Finally did it!!! Awesome - one of the best for the grade!
|By Mike Hack|
Apr 11, 2004
I finally understand some of the "10b" comments in this thread. The first time I led it, I sewed it up near the bulge below the big hold, pumped out and fell off. Felt much pumpier than C&J. The second time I just put a #2 TCU below the bulge, #3 BD at the big hold, #1 TCU a stance above, and then it was done. Less of a brawl than C&J; more delicate and sustained. But I don't know if any single move was harder than 10b . . .
|By Adam Stackhouse|
Jun 11, 2004
In my day, this coveted climb was a bit feared. But it is evident the secret is out. As for my opinion, the bottom, crappy crack before the traverse part bothers me the most. After that, this climb stands as a testimate to pure crack climbing. With stances galore, I kept asking where's the crux? A number 3 cam at the opening 3/4 up and a small cam at the crux is the key. Before that this crack sux up cams and nuts like no tomorrow. The direct start is grainy and hard. Too bad.
|By Ben Craft|
Oct 11, 2004
It appears there are two directs starts to this climb. Start in the left leaning seam and stem off the tree is about 5.11a. It is a nice alternative for the second if no gear is placed on the traverse.
|By John Wilder|
From: Las Vegas, NV
Oct 18, 2007
A great route- got the onsight last season. It's best to just solo to the base of the main crack- its cruiser the whole way and provides a nice .11a option for your second. I'd also call this .10c at most- I felt comfortable on it the whole way, which is rarely the case for me on a .10d.
From: Oakland CA
Nov 27, 2007
Best crack I have done in Josh to date, very high quality! Not one of those pebbly on the inside ones.
|By gregory huey|
From: Pasadena, CA
Nov 17, 2009
Bagged the redpoint on this excellent 10d (one of the best at JT?) Oct 24 2009. I used minimal pro with long slings over the easy hand-crack (approach) section and had no problem with rope drag (of course _had_ I fallen there it might have not been so great... - but the hand-crack is super-easy). This was my third ascent and the second on lead - benefited greatly from previous experience protecting the 10d finger-crack section - it eats up finger-sized stoppers great. This time I racked all my finger-sized stoppers each on their own draw, which made placing protection quick & easy. I actually used stoppers exclusively over the 10d finger-crack section. I'm posting a picture that shows my protection scheme.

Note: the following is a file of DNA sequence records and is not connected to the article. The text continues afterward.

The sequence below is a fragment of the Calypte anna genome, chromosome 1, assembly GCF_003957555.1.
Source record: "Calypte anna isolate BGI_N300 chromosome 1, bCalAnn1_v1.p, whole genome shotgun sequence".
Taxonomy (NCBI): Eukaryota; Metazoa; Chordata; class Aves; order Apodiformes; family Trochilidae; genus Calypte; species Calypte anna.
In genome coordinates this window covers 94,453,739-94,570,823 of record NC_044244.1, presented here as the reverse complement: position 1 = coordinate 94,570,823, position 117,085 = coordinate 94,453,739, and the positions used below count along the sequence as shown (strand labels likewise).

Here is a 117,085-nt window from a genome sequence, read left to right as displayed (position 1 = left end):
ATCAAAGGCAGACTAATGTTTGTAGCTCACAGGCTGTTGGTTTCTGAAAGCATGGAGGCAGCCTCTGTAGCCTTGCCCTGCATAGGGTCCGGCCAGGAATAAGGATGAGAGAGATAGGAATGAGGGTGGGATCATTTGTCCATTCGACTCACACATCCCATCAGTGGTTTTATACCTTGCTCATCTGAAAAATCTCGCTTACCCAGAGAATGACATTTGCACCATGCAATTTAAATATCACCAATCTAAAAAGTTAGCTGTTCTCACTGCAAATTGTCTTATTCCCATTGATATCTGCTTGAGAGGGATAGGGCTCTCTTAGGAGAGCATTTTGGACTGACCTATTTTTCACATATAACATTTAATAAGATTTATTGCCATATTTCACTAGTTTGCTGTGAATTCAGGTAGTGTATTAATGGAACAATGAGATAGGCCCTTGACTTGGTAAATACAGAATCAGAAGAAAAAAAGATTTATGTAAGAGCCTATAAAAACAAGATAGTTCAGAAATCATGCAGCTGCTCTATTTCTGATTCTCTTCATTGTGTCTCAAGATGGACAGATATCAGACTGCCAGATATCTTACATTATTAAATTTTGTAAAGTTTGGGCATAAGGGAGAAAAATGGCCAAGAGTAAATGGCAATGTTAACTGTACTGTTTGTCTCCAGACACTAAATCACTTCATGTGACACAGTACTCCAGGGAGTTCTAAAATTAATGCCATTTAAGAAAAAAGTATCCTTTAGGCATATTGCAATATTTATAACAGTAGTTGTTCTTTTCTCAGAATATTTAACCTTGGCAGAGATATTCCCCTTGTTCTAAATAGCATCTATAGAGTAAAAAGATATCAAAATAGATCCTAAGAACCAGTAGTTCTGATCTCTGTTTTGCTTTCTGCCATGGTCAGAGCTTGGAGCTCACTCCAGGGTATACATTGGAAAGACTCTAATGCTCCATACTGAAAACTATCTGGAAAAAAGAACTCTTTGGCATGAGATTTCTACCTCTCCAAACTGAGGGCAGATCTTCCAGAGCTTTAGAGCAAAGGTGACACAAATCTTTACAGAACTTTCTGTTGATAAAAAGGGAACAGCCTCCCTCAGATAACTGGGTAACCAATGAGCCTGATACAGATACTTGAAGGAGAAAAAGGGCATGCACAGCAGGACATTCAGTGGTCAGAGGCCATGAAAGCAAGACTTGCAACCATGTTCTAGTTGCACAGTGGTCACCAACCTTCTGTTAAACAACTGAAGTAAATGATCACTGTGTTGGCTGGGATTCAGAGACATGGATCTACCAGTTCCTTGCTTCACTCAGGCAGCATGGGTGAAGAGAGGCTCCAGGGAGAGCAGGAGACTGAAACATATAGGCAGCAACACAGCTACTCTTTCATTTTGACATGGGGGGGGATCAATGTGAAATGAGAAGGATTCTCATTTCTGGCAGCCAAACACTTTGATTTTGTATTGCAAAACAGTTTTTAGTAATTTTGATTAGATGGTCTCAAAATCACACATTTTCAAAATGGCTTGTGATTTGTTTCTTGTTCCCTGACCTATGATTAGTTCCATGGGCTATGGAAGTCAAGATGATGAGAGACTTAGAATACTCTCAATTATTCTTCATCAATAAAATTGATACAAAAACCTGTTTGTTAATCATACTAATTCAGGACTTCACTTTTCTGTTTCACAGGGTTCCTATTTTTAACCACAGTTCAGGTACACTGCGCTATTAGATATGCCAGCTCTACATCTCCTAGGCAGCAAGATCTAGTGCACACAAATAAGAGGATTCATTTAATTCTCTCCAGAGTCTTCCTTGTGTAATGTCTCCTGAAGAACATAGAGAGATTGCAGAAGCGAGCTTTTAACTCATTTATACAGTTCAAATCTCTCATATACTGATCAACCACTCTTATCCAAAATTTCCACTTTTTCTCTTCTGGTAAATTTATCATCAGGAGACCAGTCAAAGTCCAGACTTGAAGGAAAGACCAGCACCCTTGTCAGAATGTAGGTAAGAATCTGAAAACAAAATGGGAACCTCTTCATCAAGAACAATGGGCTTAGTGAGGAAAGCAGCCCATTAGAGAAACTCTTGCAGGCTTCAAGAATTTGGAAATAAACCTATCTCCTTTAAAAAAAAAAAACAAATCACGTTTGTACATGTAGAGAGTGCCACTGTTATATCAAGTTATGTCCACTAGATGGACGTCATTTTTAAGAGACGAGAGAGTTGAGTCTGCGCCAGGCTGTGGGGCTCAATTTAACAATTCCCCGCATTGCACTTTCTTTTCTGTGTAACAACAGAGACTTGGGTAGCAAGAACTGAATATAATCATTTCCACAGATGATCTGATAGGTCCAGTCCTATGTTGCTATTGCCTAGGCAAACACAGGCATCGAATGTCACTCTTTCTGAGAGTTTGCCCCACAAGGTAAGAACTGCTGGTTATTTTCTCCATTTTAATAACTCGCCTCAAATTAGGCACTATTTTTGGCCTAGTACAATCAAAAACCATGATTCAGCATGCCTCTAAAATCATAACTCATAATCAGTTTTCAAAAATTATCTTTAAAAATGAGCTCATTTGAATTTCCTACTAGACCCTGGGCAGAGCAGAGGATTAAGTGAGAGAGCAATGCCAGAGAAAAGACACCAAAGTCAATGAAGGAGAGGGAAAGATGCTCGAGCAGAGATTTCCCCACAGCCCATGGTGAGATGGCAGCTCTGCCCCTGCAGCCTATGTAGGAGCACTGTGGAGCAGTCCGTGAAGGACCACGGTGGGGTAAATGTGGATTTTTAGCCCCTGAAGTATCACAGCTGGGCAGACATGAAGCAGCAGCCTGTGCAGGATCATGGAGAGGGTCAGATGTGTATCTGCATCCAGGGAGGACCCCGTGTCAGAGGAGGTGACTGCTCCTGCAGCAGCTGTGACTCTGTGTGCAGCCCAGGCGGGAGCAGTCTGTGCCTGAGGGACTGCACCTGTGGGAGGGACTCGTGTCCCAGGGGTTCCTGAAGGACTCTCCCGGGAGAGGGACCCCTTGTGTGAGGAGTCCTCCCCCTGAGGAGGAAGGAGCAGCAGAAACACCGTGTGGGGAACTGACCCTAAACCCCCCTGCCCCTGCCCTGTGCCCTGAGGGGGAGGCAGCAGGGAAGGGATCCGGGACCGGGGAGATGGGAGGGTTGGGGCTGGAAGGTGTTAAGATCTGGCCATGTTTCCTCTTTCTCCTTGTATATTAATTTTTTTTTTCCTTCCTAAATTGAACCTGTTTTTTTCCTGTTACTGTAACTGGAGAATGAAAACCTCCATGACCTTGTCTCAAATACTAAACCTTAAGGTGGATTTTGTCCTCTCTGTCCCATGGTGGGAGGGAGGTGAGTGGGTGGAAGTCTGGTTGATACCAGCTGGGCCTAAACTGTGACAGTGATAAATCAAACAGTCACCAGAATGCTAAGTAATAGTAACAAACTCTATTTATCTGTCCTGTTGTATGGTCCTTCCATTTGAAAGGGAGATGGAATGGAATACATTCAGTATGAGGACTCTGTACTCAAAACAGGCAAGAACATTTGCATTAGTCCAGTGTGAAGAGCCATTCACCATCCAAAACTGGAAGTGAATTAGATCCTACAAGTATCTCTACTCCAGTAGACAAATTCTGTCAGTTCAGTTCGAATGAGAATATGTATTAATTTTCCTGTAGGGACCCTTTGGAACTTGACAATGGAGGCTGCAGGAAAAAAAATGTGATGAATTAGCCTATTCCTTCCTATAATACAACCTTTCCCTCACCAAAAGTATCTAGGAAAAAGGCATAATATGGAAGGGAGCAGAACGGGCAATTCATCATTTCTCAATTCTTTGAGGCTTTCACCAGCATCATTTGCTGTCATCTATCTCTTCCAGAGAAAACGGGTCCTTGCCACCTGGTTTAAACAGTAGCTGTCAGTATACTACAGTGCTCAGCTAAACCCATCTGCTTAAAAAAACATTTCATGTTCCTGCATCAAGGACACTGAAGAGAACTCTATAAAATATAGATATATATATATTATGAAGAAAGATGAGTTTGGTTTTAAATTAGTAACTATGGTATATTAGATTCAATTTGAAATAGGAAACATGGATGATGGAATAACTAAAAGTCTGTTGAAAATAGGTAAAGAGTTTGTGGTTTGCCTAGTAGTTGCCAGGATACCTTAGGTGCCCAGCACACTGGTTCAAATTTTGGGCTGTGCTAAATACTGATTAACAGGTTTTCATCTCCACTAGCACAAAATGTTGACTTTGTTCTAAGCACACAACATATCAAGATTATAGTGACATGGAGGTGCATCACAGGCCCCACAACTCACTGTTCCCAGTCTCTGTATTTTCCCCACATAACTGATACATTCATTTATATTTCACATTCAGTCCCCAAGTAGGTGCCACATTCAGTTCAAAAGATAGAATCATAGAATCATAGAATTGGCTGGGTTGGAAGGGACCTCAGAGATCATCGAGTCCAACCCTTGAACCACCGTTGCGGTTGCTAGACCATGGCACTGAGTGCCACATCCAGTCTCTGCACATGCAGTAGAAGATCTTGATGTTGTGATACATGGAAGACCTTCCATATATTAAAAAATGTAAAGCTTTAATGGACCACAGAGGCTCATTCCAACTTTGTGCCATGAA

|By John Long|
Jul 14, 2011
The history on this is a little screwy. Before Herb and com. ever did this route, Bachar and I top roped the thing via the direct start. It was grainy and quite hard for the mid-70s. We most certainly would have led it but there was not way to protect the bottom part so we just strung a TR and had at it - as so often happened BITD.
I did the route various times after that first effort and was amazed how well it cleaned up. There were also a few little flakes that got wrenched out of the crack that made it much more doable.
UPDATE: Came across some old pics and notes on this one after a friend of mine from the local climbing gym went out today and did this crack.
To the best of my knowledge, Bachar and I did the FA on top rope and it was a grain fest and we had to crank out a bunch of loose shite from the crack. The direct start was also grainy and hard for the time - like 11d. Herb, Lonnie and others led the route by way of a huge traverse in from the right along that horizontal crack, but we always thought this was a cheat. So around 1975, Richard Harrison and I did it from the bottom, straight up. We probably should have put a bolt in so the original, direct start would become the way to do this classic, but back then the idea was to run the cord on everything.
Apr 26, 2012
Devours medium stoppers. Good foot placements. A great 10c imho.
|By Trad Nanny|
Apr 23, 2013
I shuffled an anchor through the traverse. A MUST do for JT.